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Habits of the Heart: A Study of the Spiritual Disciplines


By Dr. Jack R. Hodges, Jr.

Burke CountyDr. Jack Hodges


God’s call to salvation in Christ Jesus invites each one of us to respond to Him by faith, receive Jesus as Lord of our lives, and as we enter into an eternal relationship with Him in and through Christ Jesus, we commit ourselves to live for His honor and glory. But that’s just the starting point. If we are to grow into the likeness of Christ as new creations of God, our journey requires a commitment to grow spiritually and practice spiritual disciplines. Last month, I drew attention to the discipline of “meditation.” The spiritual discipline of meditation calls us to enter into the living presence of God for ourselves. It is the “front porch,” so to speak. God invites us into His presence, and we have some preparation to do. We cleanse our thoughts, detach from the noise and demands of our surroundings, lay down our burdens, and open our hearts and minds to receive the presence of the King.

I invite you to look at a second internal “habit of the heart”—prayer. Once we have committed ourselves to come into His presence and have begun to practice the discipline of meditation, we will find ourselves in the presence of Almighty God. Prayer is that moment and that place where we find ourselves face to face with our God, connecting and conversing with our Maker on a deep, intimate level. God, our Savior, calls us and invites us into a deep, intimate, ongoing conversation with Him. We are able to have that conversation because we are His children.

The Psalmist wrote (Psalm 55:1, 16-17), “Give ear to my prayer, O God; And do not hide Yourself from my supplication. Give heed to me and answer me; I am restless in my complaint and am surely distracted…As for me, I shall call upon God, And the LORD will save me. Evening and morning and at noon, I will complain and murmur, And He will hear my voice.

Eternal God wants us to have and to experience a deep, ongoing, and eternal relationship with Him. And in that relationship, He invites us to both speak to Him and listen to Him as He converses, leads and guides us. The spiritual discipline of prayer, like a conversation, consists of both listening and speaking. Prayer brings us into the deepest work of the human spirit—our loving communion with God, our creator. Real prayer, says, Richard Foster, is “life creating and life-changing.” To pray is to change—for it is through our conversation with God that He seeks to transform us. Foster argues that the “closer we come to the heart-beat of God the more we see our need and the more we desire to be conformed to Christ.”  The whole discipline of prayer, the whole conversation with God is about changing our hearts, minds, and souls to look like, sound like, and act like Christ. In prayer, we begin to think God’s thoughts after Him, to desire the things He desires, to love the things He loves, to be passionate about the things that He is passionate about, and to be aware of His wonderful plans and purposes.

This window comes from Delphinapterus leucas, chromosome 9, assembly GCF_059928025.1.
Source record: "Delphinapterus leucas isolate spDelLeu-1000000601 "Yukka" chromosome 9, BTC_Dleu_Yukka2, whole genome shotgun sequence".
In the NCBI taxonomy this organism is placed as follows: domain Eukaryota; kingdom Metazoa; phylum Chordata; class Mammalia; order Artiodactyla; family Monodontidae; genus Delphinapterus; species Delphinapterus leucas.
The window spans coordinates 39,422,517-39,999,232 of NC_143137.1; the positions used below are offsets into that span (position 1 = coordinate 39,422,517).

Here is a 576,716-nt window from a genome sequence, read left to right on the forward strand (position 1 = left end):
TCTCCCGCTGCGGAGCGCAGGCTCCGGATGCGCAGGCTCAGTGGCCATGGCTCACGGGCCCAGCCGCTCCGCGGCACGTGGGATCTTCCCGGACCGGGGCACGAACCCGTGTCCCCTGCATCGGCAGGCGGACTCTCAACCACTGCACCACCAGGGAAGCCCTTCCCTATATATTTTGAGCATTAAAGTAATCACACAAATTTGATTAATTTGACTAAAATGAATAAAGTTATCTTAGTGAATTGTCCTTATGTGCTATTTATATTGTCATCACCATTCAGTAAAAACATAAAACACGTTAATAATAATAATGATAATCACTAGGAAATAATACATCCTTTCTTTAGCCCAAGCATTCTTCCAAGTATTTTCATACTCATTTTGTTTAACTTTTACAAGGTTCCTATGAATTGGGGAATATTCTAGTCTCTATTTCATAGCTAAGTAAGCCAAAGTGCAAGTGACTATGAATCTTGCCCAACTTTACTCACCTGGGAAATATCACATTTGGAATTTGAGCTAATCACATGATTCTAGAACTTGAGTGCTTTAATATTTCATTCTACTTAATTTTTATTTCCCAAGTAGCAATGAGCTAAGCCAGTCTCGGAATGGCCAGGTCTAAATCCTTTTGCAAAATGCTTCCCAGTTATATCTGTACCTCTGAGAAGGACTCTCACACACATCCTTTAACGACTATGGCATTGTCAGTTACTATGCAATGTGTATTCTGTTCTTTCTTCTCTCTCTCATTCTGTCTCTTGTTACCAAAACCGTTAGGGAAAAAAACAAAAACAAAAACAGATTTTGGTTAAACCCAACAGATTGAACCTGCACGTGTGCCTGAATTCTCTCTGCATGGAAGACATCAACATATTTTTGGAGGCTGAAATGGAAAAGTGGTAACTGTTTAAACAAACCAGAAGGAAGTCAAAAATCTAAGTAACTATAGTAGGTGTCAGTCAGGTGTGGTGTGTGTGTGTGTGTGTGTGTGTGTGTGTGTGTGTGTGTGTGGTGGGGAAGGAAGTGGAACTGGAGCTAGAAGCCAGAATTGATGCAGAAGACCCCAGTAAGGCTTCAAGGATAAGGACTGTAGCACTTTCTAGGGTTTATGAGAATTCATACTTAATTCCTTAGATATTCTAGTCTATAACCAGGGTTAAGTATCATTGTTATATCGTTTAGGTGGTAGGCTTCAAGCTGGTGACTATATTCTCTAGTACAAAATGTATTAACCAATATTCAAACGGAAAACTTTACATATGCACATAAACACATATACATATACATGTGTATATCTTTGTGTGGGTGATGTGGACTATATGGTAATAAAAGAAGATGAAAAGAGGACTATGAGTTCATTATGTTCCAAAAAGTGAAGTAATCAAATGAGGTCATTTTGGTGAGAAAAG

Jesus prayed. Mark wrote (1:35), “In the early morning, while it was still dark, Jesus got up, left the house, and went away to a secluded place, and was praying there.” He went to a secluded place and prepared to have that all-important conversation with the Father by detaching from the world—and then He attached to the Father.

Not only did Jesus pray for Himself and ask for God’s presence and power, but He also prayed for others. The Incarnate Lord, the God/man, entered a deeply intimate moment with the Father. He heard the Father’s heart. He spoke His heart to the Father. He understood clearly through each and every conversation what the plans and purposes of the Father were—and then He committed Himself to obediently follow God’s desires. Jesus never concluded any of His prayers with “if it be Thy will.” Neither did any of the apostles nor the Old Testament prophets repeat that phrase when they prayed for others. Clearly, they believed that they knew what the will of God was before they prayed a “prayer of faith.” Indeed, a prayer offered on behalf of another is a prayer of faith! We are believing that God is Sovereign, and He is willing and able to do all that He wants and desires. We are trusting that He will act completely and fully out of His character. What is His character? He is love! He is faithful! He is just! He is good! He will work for His good will and pleasure.

A “prayer of faith” is more than just a conversation. Fueled by Christian compassion, our faith and prayers motivate us to move. Our heart moves us to get personally involved and commit ourself to personally invest in the object or person of the prayer. And that is exactly what the Lord is seeking to do with our lives—He is mobilizing, assembling, marshaling, and calling His people to action and to arms. Again, our hearts, minds, and souls are moved to look like, sound like, and act like our wonderful Savior, the Lord Jesus Christ. Chip Ingram, in a recent teaching episode, described prayer as “communion with God.” As believers and followers of Jesus, our hearts and souls must long after such daily communion. As so, “Let us pray…!”


Dr. Jack Hodges is the Senior Pastor at Pleasant Hill Baptist Church in Morganton, NC. He has served as a pastor, a biblical counselor and an International Mission Board missionary.